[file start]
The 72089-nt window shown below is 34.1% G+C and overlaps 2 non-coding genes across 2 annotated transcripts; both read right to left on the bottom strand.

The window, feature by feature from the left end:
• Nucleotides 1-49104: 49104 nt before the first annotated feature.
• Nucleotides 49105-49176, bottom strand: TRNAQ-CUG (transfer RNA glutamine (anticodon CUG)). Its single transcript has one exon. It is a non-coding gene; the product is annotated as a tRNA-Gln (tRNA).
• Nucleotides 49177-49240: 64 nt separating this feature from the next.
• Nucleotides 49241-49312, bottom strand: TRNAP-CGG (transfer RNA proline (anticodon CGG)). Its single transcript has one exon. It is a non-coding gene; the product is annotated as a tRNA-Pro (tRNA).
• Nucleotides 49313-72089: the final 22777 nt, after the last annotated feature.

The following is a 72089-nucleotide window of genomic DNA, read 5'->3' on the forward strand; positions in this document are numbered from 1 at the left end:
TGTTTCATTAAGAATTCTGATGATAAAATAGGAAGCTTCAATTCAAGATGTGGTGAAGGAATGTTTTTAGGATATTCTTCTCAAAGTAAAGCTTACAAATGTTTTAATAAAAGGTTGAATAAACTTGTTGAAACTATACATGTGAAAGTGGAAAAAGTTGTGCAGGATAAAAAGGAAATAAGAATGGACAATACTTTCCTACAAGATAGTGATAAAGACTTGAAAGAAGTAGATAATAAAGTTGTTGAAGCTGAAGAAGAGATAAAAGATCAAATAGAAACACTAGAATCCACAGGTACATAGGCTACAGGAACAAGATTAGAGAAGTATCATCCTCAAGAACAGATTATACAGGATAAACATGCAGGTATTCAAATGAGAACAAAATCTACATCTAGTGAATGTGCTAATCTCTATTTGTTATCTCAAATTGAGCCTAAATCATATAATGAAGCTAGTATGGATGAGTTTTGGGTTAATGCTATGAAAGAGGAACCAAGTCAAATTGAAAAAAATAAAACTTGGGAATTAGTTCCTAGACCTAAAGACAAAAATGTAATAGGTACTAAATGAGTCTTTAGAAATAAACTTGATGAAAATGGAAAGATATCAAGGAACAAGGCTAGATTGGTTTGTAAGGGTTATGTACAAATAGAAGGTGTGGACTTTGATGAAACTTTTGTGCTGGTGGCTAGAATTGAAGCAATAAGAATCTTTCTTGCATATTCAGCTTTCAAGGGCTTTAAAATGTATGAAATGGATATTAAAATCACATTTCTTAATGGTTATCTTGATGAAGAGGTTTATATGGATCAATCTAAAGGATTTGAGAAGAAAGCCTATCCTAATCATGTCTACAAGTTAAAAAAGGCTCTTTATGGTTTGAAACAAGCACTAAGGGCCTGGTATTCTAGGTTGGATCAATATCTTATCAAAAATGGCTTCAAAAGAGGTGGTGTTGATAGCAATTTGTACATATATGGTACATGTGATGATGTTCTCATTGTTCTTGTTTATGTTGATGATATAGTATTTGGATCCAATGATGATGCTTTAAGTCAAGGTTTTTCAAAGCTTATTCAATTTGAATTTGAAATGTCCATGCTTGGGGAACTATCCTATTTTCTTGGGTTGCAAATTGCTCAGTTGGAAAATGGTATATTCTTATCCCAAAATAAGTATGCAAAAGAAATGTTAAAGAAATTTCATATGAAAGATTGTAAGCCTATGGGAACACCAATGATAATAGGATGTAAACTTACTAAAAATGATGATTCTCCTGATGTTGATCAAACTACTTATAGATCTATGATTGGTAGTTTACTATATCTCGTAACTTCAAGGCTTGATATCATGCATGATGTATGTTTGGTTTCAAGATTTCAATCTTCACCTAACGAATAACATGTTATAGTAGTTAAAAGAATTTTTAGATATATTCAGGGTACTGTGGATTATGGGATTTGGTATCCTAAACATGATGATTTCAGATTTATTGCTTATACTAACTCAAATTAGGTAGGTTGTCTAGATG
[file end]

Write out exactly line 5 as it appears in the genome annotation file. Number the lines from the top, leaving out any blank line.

• Nucleotides 49177-49240: 64 nt separating this feature from the next.